A: White Knight with SpaceShipOne slung underneath will taxi by right in front of the public viewing area. A few minutes later, you will see it take off. For a few minutes early in the flight, you can see them circling overhead as they climb. It takes the pair of mated vehicles roughly one hour to reach 47,000 feet a few miles to the northeast. That is where White Knight releases SpaceShipOne. They are generally easy to follow visually since the White Knight and its chase planes usually make contrails. SpaceShipOne glides for a few seconds, then the pilot lights the rocket and you'll be able to see flames and a rocket exhaust trail for about 80 seconds. There will be a public address system in the viewing areas which will carry the radio transmissions between Mission Control, the White Knight pilot and the SpaceShipOne pilot, so you'll know what is happening.
SpaceShipOne's flight lasts roughly 25 minutes. It will rocket to space, spend about three minutes weightless outside the atmosphere, then enter the earth's atmosphere in a high-drag configuration. It will glide back toward Mojave, circle overhead, then land directly in front of the public viewing area on the same runway on which it took off about 1 hour and 25 minutes earlier. SpaceShipOne's rocket is very loud but it can only be faintly heard on the ground in the best of conditions. If its reentry direction is aimed away from the airport, two soft sonic booms will be heard. After landing, SpaceShipOne will be towed by a truck to the media area for a brief photo opportunity, then moved to the adjacent public viewing area, then towed back to Scaled's facility. Thus, the media and the public will get to take their own close-up photos. White Knight takes longer to return. It usually lands a few minutes after SpaceShipOne.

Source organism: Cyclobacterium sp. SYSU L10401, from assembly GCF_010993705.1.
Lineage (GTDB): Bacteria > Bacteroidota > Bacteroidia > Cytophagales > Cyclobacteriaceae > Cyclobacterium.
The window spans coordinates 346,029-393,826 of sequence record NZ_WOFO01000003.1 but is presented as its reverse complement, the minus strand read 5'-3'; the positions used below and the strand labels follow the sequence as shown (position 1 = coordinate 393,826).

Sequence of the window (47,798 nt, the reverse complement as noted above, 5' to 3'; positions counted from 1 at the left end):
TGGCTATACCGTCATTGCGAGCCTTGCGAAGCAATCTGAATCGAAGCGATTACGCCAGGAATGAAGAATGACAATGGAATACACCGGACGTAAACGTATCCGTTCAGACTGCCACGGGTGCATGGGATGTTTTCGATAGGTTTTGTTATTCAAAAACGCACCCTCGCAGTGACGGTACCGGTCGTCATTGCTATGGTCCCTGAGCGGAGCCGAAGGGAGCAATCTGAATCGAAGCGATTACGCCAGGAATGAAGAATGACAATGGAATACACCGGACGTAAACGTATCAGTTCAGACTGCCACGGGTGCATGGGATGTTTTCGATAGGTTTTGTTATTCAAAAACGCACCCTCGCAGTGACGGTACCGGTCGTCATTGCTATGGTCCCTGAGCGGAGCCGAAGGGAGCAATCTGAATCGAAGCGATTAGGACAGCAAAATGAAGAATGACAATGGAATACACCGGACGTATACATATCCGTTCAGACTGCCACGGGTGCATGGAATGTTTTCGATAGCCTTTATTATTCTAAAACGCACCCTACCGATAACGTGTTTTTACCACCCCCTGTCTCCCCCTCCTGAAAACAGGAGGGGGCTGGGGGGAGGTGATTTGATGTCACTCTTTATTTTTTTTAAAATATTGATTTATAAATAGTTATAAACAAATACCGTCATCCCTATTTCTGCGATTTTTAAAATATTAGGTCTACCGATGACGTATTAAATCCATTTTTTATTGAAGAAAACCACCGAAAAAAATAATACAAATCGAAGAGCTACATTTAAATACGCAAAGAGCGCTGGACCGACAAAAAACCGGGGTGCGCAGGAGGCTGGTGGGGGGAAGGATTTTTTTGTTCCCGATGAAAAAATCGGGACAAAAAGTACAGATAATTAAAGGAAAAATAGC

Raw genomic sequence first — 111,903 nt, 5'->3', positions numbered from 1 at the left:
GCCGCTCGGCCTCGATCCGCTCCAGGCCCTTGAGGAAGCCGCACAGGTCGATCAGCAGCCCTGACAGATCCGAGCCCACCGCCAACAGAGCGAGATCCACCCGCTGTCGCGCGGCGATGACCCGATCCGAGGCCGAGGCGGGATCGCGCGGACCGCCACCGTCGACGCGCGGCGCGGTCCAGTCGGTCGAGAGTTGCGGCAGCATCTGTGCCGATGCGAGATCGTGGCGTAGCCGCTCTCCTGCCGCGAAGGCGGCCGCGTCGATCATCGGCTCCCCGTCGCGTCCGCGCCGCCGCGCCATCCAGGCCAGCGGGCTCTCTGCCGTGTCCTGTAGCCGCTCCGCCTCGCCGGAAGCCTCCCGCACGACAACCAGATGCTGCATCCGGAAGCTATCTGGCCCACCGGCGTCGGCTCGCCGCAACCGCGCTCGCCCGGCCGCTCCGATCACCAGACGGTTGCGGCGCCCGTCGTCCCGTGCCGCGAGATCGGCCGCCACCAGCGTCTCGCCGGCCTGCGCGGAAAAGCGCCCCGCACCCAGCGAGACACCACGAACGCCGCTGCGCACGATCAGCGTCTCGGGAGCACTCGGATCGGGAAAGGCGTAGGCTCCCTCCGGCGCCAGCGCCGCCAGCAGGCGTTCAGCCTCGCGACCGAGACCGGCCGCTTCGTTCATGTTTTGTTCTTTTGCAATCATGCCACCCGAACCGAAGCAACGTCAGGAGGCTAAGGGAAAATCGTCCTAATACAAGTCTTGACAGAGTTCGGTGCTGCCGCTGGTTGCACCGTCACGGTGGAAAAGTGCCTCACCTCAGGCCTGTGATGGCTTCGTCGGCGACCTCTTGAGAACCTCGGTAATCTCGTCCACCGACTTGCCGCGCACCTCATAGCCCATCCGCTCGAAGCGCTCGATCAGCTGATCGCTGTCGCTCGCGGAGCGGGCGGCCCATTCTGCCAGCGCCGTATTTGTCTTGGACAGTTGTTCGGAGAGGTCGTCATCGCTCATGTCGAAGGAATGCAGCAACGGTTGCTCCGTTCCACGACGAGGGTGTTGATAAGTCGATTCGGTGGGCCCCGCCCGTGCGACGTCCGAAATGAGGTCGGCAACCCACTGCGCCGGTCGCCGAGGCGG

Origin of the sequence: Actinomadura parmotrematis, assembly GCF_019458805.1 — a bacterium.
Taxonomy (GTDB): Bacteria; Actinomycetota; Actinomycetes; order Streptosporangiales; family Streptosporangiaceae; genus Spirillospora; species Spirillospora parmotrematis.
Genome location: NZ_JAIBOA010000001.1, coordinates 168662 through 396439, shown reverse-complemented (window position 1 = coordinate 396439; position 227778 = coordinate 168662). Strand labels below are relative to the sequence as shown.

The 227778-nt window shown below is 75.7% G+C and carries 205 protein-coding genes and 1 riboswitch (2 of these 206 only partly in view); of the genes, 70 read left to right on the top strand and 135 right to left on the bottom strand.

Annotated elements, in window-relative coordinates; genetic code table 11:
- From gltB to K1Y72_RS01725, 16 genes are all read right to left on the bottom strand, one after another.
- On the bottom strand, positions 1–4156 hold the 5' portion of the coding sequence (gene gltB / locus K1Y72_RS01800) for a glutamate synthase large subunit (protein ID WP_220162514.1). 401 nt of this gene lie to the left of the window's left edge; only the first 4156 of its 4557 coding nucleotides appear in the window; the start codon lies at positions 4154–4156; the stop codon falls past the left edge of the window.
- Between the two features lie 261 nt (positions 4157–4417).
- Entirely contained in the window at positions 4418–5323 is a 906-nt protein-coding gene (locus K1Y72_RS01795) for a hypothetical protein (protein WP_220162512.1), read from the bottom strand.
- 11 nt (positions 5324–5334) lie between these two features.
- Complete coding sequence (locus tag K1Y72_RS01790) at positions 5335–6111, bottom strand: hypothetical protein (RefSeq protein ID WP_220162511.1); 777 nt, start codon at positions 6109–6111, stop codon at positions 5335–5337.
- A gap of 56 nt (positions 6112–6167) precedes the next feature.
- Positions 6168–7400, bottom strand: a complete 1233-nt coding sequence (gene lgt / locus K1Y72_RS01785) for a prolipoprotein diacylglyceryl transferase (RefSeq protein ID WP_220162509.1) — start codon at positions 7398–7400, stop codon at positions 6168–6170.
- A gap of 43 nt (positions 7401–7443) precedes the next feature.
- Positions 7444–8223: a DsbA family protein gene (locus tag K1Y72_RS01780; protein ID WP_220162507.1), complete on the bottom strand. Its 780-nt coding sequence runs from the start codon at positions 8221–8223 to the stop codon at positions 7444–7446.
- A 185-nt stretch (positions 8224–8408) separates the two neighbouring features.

Other aircraft which you may see during the flight include:
Robert Scherer's Starship (a Burt Rutan design). This plane flies high-altitude chase and carries our company photographer. This is a twin-engine turboprop airplane painted white with a canard near the nose.
An Extra that belongs to Chuck Coleman, one of Scaled's Design Engineers. This aircraft has been used to train our pilots/astronauts. It is a single engine aerobatic plane painted red and black. It flies very close chase toward the end of the flight to assist the SpaceShipOne pilot in landing.
The Alpha-Jet, a military-looking fighter aircraft painted olive green. The person in the back seat of this aircraft will have a video camera and will photograph the launch from a better position than we have on the ground. Some of this video footage will be used in preparing a documentary for the Discovery Channel. Q: Is there any plan for live media coverage of the flight?
A: Live coverage is possible, even an internet stream. We will post details on this when we have them. However, what is planned at present is that a Ridgecrest FM radio station, KLOA FM 104.9, will cover the event live, including updates and even the flight's radio calls. There is a possibility of having severe traffic congestion with cars arriving in the Mojave area. If you are still in your car arriving late, tune in KLOA and look up at the north-east sky.Q: What services are available in Mojave?
A: Mojave is a small town with limited resources. Mojave's motels are listed below:
Bel Air Motel